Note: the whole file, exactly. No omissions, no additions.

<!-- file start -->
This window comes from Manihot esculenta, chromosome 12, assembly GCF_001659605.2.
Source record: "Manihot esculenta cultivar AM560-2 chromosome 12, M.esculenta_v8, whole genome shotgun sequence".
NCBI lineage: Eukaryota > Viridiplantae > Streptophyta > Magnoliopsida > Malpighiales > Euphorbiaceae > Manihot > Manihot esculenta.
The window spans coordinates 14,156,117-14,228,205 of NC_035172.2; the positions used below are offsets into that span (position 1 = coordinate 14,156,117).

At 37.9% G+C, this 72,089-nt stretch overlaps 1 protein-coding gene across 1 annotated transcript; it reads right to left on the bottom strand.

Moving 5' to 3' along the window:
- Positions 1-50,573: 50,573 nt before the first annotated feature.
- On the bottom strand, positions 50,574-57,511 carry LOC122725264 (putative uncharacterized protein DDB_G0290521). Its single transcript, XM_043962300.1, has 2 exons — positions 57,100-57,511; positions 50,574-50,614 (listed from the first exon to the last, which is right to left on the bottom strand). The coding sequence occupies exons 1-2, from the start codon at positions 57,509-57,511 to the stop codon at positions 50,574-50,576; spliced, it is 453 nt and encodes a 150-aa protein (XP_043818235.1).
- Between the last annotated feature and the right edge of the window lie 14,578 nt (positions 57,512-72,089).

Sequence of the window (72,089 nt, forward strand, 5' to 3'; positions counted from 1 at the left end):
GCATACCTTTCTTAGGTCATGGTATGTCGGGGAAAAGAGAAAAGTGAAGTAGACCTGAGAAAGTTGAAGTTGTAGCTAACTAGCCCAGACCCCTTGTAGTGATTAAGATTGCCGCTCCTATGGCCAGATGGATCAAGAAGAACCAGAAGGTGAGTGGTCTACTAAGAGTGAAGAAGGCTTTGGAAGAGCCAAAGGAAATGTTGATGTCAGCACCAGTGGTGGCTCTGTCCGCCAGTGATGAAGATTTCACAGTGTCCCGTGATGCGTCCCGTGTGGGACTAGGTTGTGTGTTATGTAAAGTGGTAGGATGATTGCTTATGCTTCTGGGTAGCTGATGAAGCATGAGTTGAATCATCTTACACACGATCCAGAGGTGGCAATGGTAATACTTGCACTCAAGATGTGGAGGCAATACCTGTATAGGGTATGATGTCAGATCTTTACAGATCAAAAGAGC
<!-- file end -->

This window comes from Manihot esculenta, chromosome 12, assembly GCF_001659605.2.
Source record: "Manihot esculenta cultivar AM560-2 chromosome 12, M.esculenta_v8, whole genome shotgun sequence".
NCBI lineage: Eukaryota > Viridiplantae > Streptophyta > Magnoliopsida > Malpighiales > Euphorbiaceae > Manihot > Manihot esculenta.
The window spans coordinates 14,156,117-14,228,205 of NC_035172.2; the positions used below are offsets into that span (position 1 = coordinate 14,156,117).

At 37.9% G+C, this 72,089-nt stretch overlaps 1 protein-coding gene across 1 annotated transcript; it reads right to left on the bottom strand.

Moving 5' to 3' along the window:
- Positions 1-50,573: 50,573 nt before the first annotated feature.
- On the bottom strand, positions 50,574-57,511 carry LOC122725264 (putative uncharacterized protein DDB_G0290521). Its single transcript, XM_043962300.1, has 2 exons — positions 57,100-57,511; positions 50,574-50,614 (listed from the first exon to the last, which is right to left on the bottom strand). The coding sequence occupies exons 1-2, from the start codon at positions 57,509-57,511 to the stop codon at positions 50,574-50,576; spliced, it is 453 nt and encodes a 150-aa protein (XP_043818235.1).
- Between the last annotated feature and the right edge of the window lie 14,578 nt (positions 57,512-72,089).

Sequence of the window (72,089 nt, forward strand, 5' to 3'; positions counted from 1 at the left end):
GCATACCTTTCTTAGGTCATGGTATGTCGGGGAAAAGAGAAAAGTGAAGTAGACCTGAGAAAGTTGAAGTTGTAGCTAACTAGCCCAGACCCCTTGTAGTGATTAAGATTGCCGCTCCTATGGCCAGATGGATCAAGAAGAACCAGAAGGTGAGTGGTCTACTAAGAGTGAAGAAGGCTTTGGAAGAGCCAAAGGAAATGTTGATGTCAGCACCAGTGGTGGCTCTGTCCGCCAGTGATGAAGATTTCACAGTGTCCCGTGATGCGTCCCGTGTGGGACTAGGTTGTGTGTTATGTAAAGTGGTAGGATGATTGCTTATGCTTCTGGGTAGCTGATGAAGCATGAGTTGAATCATCTTACACACGATCCAGAGGTGGCAATGGTAATACTTGCACTCAAGATGTGGAGGCAATACCTGTATAGGGTATGATGTCAGATCTTTACAGATCAAAAGAGC